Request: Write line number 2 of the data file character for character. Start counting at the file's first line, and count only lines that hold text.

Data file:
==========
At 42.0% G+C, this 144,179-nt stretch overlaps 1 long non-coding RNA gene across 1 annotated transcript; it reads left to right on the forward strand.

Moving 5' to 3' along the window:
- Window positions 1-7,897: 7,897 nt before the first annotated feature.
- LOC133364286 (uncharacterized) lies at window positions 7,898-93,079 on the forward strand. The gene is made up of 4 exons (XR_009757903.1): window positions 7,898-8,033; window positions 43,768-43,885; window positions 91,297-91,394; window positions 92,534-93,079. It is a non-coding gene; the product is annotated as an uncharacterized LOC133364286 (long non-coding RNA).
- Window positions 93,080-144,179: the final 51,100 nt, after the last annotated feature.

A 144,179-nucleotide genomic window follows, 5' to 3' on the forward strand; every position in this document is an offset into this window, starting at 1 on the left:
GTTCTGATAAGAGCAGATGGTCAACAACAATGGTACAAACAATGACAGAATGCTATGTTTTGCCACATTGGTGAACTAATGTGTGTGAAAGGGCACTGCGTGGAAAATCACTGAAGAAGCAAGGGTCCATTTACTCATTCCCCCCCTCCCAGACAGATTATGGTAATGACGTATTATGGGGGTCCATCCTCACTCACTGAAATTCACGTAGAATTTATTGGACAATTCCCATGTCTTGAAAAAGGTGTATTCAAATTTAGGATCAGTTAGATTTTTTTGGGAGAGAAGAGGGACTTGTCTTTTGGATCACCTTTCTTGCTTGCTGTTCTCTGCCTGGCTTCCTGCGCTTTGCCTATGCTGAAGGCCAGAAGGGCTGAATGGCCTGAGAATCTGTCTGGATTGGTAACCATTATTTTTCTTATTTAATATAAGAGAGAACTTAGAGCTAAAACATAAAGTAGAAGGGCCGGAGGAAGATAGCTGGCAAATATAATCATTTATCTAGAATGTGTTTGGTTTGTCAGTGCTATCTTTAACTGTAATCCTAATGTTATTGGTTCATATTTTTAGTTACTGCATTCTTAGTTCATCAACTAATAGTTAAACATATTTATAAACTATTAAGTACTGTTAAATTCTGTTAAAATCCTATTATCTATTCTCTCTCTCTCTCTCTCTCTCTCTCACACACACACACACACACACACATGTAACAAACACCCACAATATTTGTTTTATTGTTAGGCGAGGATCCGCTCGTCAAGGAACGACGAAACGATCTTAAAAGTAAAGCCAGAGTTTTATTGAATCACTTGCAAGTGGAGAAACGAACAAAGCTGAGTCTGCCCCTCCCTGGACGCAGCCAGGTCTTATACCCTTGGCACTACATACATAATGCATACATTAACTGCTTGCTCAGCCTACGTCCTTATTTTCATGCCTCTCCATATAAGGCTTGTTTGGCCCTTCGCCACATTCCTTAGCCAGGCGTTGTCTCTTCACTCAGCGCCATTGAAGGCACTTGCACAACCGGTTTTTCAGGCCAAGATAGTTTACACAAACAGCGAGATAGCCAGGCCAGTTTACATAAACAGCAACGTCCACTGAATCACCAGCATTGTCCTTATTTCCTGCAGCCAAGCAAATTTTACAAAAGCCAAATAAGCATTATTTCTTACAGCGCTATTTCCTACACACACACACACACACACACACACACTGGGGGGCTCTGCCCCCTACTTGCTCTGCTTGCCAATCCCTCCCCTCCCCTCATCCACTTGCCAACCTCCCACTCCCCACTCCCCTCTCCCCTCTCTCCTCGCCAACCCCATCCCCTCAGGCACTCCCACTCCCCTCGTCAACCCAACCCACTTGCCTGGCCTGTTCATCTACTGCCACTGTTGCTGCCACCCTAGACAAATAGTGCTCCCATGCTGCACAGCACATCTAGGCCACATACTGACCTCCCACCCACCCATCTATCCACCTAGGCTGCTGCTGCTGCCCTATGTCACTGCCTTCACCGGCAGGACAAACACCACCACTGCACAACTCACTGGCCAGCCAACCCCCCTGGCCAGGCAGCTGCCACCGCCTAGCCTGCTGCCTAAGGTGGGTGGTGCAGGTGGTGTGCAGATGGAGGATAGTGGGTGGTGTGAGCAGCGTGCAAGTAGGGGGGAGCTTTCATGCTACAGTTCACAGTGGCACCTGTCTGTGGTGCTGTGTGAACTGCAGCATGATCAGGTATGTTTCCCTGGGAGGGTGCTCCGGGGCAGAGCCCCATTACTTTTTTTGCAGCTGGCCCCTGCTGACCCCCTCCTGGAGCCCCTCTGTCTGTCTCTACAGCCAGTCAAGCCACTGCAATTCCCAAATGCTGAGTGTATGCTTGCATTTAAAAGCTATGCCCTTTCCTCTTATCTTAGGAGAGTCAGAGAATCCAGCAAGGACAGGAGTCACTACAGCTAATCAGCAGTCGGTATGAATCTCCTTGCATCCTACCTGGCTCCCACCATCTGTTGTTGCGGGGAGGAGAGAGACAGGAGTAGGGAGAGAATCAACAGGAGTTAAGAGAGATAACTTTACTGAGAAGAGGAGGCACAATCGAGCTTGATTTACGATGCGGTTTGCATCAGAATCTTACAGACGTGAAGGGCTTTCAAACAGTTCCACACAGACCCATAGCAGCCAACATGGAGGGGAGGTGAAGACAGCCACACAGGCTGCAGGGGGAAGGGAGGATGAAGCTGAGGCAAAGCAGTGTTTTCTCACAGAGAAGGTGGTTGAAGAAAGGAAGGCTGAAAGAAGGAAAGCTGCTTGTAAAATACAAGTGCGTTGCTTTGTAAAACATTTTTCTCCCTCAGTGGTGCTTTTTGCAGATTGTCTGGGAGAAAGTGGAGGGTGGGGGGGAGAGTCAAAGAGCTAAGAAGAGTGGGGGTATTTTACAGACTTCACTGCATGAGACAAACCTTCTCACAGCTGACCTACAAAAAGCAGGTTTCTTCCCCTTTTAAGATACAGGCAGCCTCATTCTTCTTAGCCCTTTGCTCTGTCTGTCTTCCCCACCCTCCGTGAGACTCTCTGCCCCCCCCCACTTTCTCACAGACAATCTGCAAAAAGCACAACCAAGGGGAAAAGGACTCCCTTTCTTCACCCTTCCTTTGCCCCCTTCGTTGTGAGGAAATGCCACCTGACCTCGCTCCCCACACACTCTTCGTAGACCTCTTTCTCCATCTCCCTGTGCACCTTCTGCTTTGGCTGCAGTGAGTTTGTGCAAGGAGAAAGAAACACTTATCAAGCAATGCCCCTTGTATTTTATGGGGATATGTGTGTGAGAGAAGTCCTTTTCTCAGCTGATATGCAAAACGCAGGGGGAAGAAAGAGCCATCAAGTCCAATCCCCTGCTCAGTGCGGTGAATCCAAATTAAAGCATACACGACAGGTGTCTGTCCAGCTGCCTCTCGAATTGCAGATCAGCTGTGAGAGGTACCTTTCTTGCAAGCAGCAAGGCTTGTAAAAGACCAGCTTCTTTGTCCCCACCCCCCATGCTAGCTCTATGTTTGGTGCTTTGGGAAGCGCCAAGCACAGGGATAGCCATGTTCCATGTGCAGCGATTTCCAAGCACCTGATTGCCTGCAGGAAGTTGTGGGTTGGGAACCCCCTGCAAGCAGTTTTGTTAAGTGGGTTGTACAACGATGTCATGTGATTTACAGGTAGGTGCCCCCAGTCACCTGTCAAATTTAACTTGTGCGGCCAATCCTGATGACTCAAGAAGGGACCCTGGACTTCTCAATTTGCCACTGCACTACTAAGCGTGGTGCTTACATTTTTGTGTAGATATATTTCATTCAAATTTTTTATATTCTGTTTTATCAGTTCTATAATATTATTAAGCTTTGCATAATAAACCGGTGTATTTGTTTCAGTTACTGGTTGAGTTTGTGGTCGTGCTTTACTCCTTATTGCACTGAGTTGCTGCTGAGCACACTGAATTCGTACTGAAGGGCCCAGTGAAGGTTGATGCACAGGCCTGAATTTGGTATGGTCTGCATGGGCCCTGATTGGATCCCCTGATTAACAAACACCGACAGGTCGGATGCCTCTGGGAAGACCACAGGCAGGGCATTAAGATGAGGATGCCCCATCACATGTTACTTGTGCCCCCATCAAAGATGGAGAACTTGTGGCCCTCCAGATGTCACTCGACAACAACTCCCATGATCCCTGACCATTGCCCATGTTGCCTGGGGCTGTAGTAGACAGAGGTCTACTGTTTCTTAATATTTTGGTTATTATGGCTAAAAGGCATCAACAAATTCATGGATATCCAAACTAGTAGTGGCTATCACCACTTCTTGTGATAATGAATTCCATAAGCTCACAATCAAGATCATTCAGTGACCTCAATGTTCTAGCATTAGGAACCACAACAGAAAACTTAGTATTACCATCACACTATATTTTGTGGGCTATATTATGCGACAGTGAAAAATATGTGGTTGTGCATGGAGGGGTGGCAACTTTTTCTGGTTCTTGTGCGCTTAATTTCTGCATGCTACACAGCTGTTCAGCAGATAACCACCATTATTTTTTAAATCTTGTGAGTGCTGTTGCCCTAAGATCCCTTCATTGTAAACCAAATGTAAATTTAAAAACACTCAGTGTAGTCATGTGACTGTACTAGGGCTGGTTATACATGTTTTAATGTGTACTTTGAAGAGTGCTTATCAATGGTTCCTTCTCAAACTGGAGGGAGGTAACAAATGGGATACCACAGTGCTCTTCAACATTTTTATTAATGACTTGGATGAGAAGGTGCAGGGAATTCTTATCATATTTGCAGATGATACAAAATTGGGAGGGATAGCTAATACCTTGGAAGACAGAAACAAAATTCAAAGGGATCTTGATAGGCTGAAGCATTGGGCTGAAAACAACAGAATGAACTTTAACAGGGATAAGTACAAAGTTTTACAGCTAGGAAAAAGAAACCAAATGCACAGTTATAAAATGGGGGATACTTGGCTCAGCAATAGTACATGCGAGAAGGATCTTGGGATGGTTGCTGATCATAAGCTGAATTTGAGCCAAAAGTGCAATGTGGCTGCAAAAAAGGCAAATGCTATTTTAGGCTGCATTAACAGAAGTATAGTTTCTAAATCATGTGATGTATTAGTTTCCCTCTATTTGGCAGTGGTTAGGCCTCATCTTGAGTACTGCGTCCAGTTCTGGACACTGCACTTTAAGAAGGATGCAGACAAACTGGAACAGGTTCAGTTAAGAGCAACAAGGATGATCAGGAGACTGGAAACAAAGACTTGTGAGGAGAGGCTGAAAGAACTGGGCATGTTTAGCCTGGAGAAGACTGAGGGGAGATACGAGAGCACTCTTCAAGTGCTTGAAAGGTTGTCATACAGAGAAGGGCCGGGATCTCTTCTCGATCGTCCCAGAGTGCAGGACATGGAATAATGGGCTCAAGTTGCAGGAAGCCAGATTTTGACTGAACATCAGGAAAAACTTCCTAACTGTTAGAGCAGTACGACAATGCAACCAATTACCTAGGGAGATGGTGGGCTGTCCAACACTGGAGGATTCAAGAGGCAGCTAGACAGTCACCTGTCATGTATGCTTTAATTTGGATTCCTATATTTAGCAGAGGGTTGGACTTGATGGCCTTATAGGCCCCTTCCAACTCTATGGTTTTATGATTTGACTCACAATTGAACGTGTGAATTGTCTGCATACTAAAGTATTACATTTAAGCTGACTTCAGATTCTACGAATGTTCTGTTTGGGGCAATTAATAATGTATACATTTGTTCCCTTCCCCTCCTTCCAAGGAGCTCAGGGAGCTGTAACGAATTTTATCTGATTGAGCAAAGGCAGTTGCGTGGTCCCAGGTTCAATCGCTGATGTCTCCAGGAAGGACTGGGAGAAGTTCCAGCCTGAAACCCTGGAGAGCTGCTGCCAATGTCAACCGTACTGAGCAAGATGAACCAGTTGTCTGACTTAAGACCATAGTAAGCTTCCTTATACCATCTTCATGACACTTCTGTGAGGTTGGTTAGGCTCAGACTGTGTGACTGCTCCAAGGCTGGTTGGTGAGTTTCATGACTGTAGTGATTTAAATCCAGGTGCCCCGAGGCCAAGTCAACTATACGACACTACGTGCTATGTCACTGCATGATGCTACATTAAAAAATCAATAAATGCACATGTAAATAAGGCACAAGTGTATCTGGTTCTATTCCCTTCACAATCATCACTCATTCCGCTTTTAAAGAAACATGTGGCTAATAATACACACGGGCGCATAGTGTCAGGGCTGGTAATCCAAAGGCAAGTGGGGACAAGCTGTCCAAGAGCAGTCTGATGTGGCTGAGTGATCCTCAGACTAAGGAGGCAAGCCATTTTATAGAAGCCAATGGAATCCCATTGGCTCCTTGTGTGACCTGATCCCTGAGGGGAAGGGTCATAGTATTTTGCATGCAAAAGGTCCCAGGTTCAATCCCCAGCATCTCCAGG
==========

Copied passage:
Moving 5' to 3' along the window: